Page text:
Tax & admin · 26 October 2017

Airbnb and eBay users making “on the side” cash urged to come clean to HMRC

Chiang Mai, Thailand - September 4, 2016: Apple iPhone 6s plus with Airbnb application on the screen. Airbnb is a website for people to list, find, and rent lodging.
The average Airbnb host earns around £3,000 per year through the platform

UK residents making a regular income through platforms like Airbnb and eBay have been urged to consider whether they are required to submit self-assessment tax returns to HMRC, or else risk instant financial penalties.

It was recently predicted that the typical Airbnb host in Britain earns around £3,000 per year through the platform, hosting for an average 36 nights. Since summer 2016, the UK’s community of Airbnb user has increased by 80 per cent.

Now, accounting software provider FreeAgent has warned that Airbnb hosts – as well as those using platforms like eBay and Gumtree to regularly sell goods – could face a run-in with HMRC if they do not declare their income via self-assessment.

If people are considered to be earning a regular income through the sharing economy or an “on the side” business – meeting HMRC’s “badges of trade” qualifications – and do not register for self-assessment as soon as possible, they could face an instant £100 fine and risk further penalties for outstanding tax payments.

Revealed: HMRC’s ten most ridiculous self-assessment tax expense claims

In the previous tax year, 840,000 people – 14 per cent of all UK tax payers – failed to submit their self-assessment return before the deadline on January 31 2017. The deadline falls on the same day in 2018, and those running a side business have been urged to register with HMRC as soon as possible.

Commenting on the rise of such side businesses, Ed Molyneux, FreeAgent co-founder and CEO, said: “It’s important to remember that it’s not just people who run their own established business who need to submit a tax return.”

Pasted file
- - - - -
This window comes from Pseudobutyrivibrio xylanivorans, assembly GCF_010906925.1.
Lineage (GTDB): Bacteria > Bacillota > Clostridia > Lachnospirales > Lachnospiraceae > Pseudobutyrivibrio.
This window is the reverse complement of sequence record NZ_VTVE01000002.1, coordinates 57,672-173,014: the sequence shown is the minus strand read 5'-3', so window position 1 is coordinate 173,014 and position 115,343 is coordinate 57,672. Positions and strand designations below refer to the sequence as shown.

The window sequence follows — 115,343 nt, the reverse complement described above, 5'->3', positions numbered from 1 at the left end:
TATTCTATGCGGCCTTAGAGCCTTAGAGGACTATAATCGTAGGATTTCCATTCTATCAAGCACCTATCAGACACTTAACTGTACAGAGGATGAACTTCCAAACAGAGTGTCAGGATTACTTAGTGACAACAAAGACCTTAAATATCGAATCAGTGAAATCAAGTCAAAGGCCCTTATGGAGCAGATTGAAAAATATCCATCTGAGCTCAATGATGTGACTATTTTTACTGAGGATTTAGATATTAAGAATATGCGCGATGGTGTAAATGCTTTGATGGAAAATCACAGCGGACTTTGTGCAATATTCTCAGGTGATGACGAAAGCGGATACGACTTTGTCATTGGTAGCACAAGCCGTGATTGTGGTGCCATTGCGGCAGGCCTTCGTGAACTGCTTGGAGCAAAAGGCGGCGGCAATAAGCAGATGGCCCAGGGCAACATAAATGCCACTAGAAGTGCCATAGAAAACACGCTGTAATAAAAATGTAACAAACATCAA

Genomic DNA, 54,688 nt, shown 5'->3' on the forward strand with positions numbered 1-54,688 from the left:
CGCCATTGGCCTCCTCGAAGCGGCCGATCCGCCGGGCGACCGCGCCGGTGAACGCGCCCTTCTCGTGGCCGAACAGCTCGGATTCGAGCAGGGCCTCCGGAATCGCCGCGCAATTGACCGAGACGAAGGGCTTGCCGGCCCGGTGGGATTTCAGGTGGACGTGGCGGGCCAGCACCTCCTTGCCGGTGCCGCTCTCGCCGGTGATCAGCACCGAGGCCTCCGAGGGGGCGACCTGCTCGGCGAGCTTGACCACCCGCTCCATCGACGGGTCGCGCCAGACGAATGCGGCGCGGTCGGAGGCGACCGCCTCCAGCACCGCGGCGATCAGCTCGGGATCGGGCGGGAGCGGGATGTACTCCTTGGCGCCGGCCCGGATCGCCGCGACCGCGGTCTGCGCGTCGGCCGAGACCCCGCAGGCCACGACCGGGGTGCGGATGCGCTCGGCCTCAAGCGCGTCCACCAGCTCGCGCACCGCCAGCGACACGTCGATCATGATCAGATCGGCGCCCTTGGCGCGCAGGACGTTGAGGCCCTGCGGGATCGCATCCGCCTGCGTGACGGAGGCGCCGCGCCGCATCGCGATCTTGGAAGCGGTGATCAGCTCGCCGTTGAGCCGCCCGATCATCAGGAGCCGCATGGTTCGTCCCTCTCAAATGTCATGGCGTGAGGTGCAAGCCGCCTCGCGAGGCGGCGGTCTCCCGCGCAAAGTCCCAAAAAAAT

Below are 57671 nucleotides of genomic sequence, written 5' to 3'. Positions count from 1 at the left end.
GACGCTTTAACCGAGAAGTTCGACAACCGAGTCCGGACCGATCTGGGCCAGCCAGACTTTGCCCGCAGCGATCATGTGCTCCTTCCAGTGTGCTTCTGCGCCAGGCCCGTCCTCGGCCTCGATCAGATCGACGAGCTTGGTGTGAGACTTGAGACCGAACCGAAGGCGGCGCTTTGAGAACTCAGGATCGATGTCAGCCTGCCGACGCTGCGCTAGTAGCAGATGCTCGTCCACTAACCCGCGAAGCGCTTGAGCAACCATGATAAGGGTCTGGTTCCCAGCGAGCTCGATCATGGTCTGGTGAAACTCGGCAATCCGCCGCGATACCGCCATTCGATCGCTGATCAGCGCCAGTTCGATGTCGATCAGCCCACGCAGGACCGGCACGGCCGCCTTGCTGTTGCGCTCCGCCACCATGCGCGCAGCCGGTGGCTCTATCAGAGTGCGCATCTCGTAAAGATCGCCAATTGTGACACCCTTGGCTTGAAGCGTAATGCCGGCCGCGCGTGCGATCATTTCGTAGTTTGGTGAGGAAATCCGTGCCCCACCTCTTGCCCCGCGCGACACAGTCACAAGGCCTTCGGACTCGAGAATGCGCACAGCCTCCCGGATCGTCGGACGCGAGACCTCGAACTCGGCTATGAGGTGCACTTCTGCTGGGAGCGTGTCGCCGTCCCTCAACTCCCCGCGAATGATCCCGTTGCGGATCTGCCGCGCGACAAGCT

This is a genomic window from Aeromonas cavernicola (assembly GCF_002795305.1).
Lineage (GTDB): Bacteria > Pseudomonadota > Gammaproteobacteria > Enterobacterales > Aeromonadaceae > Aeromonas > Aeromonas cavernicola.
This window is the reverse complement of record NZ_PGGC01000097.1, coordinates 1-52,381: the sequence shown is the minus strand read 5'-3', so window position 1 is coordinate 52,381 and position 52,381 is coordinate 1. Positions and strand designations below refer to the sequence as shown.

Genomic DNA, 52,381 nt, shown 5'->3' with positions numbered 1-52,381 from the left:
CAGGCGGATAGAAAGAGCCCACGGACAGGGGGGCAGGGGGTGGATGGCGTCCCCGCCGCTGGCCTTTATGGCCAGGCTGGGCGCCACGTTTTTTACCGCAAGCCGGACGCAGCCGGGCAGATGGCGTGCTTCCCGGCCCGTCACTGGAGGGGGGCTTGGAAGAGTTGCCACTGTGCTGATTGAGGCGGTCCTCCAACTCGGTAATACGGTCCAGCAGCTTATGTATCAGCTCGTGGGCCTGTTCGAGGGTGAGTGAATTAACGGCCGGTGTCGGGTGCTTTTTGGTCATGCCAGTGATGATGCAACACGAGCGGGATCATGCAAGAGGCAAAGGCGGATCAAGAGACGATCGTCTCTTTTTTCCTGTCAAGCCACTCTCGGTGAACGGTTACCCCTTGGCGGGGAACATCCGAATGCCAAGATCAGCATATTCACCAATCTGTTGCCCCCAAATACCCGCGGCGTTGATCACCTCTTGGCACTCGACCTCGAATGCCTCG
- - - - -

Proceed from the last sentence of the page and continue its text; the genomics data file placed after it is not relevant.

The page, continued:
“With the rise of the sharing economy and the increase in the number people making regular sales on sites like eBay and Gumtree – as well as renting out property on Airbnb – many people are making money outwith their usual work,” Molyneux explained.

“Therefore, HMRC looks at a range of factors to determine whether a person is ‘trading’ or not and whether they need to pay tax on that income.”

HMRC has recently updated its nine “badges of trade” guidelines, outlining when it defines something as a business income.

  1. Aiming to make a profit
  2. Regular transactions that suggest “a trade”
  3. The nature of what you are selling
  4. Existence of a similar trade
  5. Changing an item, i.e repairing a car for sale at a profit
  6. How the sale was made, i.e. Amazon more likely to be used for business than eBay
  7. Where the money came from to buy the item, i.e. borrowing money would indicate a trade
  8. How quickly the item was sold after buying
  9. How you acquired the item, i.e. inherited goods from a family member would not indicate a trade

Molyneux added: “Many people in the UK may be currently unaware that they actually have to file a self-assessment tax return, so it’s vital that everyone checks whether the money they make is taxable income or not.

“By reviewing any ‘on the side’ cash you accumulate against HMRC’s badges of trade, you’ll be able to tell whether you need to register for self-assessment and file a tax return – and avoid any nasty surprises from the taxman in the future.”

Going to miss the self-assessment deadline? Find out the excuses you will need

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ABOUT THE EXPERT

Simon Caldwell is a reporter for Business Advice. He has a BA in politics and communications from the University of Liverpool, and previously worked as a content editor in the ecommerce industry.

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